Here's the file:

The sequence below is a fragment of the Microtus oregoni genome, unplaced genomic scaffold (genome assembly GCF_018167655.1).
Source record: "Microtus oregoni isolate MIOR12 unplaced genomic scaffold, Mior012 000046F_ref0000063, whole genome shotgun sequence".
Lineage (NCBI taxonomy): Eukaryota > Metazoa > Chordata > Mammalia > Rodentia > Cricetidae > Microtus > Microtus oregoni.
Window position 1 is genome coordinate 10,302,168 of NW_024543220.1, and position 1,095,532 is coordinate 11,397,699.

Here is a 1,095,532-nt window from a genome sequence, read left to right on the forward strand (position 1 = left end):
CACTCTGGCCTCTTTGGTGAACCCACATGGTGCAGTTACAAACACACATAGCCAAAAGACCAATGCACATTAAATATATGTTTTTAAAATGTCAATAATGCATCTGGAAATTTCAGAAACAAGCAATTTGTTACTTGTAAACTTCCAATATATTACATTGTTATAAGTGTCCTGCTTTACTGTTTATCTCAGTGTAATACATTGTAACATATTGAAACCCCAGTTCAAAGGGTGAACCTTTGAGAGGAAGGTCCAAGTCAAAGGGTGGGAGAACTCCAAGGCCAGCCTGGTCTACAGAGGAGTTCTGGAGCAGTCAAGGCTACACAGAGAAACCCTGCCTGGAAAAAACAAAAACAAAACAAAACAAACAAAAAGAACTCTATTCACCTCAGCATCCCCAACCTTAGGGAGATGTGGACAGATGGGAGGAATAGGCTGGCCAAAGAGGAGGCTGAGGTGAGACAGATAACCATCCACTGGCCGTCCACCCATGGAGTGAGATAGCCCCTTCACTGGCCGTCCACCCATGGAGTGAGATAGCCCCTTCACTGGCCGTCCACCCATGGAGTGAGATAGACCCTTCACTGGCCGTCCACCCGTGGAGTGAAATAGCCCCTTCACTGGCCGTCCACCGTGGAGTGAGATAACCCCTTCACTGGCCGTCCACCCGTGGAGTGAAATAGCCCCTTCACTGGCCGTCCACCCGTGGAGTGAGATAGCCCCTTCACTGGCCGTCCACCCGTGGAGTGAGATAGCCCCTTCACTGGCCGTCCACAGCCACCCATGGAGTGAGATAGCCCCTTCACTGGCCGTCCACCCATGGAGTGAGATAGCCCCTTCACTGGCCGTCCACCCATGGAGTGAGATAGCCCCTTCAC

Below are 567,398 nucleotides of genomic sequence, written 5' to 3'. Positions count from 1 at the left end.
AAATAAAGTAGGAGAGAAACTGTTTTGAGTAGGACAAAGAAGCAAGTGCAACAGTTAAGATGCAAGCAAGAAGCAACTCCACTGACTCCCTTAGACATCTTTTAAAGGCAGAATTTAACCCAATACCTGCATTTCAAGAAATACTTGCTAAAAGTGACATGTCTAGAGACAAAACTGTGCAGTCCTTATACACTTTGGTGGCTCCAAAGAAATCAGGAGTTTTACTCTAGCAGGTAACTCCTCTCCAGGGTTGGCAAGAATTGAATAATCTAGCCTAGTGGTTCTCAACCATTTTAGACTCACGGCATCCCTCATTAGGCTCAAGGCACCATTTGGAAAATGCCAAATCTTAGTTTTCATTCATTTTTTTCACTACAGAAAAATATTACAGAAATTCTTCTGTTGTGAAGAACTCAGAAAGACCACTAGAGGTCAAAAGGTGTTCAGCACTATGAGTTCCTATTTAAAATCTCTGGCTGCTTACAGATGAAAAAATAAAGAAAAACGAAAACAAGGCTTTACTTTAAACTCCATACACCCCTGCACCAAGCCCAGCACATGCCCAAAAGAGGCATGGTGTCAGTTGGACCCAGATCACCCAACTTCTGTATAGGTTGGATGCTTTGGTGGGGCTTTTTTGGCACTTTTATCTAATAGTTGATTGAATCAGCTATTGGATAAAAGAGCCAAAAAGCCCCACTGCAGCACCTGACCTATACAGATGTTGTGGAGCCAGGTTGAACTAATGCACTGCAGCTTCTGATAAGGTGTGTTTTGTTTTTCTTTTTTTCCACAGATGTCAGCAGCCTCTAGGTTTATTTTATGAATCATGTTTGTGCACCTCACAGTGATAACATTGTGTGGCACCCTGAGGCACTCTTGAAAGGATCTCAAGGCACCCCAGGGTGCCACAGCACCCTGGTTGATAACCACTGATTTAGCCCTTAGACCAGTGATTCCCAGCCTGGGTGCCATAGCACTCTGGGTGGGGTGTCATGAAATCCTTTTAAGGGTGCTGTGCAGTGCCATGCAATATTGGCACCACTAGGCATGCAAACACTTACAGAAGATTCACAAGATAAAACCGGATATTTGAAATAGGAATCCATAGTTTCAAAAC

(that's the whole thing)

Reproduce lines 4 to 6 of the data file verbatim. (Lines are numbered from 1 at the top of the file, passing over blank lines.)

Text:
Window position 1 is genome coordinate 10,302,168 of NW_024543220.1, and position 1,095,532 is coordinate 11,397,699.

Here is a 1,095,532-nt window from a genome sequence, read left to right on the forward strand (position 1 = left end):
CACTCTGGCCTCTTTGGTGAACCCACATGGTGCAGTTACAAACACACATAGCCAAAAGACCAATGCACATTAAATATATGTTTTTAAAATGTCAATAATGCATCTGGAAATTTCAGAAACAAGCAATTTGTTACTTGTAAACTTCCAATATATTACATTGTTATAAGTGTCCTGCTTTACTGTTTATCTCAGTGTAATACATTGTAACATATTGAAACCCCAGTTCAAAGGGTGAACCTTTGAGAGGAAGGTCCAAGTCAAAGGGTGGGAGAACTCCAAGGCCAGCCTGGTCTACAGAGGAGTTCTGGAGCAGTCAAGGCTACACAGAGAAACCCTGCCTGGAAAAAACAAAAACAAAACAAAACAAACAAAAAGAACTCTATTCACCTCAGCATCCCCAACCTTAGGGAGATGTGGACAGATGGGAGGAATAGGCTGGCCAAAGAGGAGGCTGAGGTGAGACAGATAACCATCCACTGGCCGTCCACCCATGGAGTGAGATAGCCCCTTCACTGGCCGTCCACCCATGGAGTGAGATAGCCCCTTCACTGGCCGTCCACCCATGGAGTGAGATAGACCCTTCACTGGCCGTCCACCCGTGGAGTGAAATAGCCCCTTCACTGGCCGTCCACCGTGGAGTGAGATAACCCCTTCACTGGCCGTCCACCCGTGGAGTGAAATAGCCCCTTCACTGGCCGTCCACCCGTGGAGTGAGATAGCCCCTTCACTGGCCGTCCACCCGTGGAGTGAGATAGCCCCTTCACTGGCCGTCCACAGCCACCCATGGAGTGAGATAGCCCCTTCACTGGCCGTCCACCCATGGAGTGAGATAGCCCCTTCACTGGCCGTCCACCCATGGAGTGAGATAGCCCCTTCAC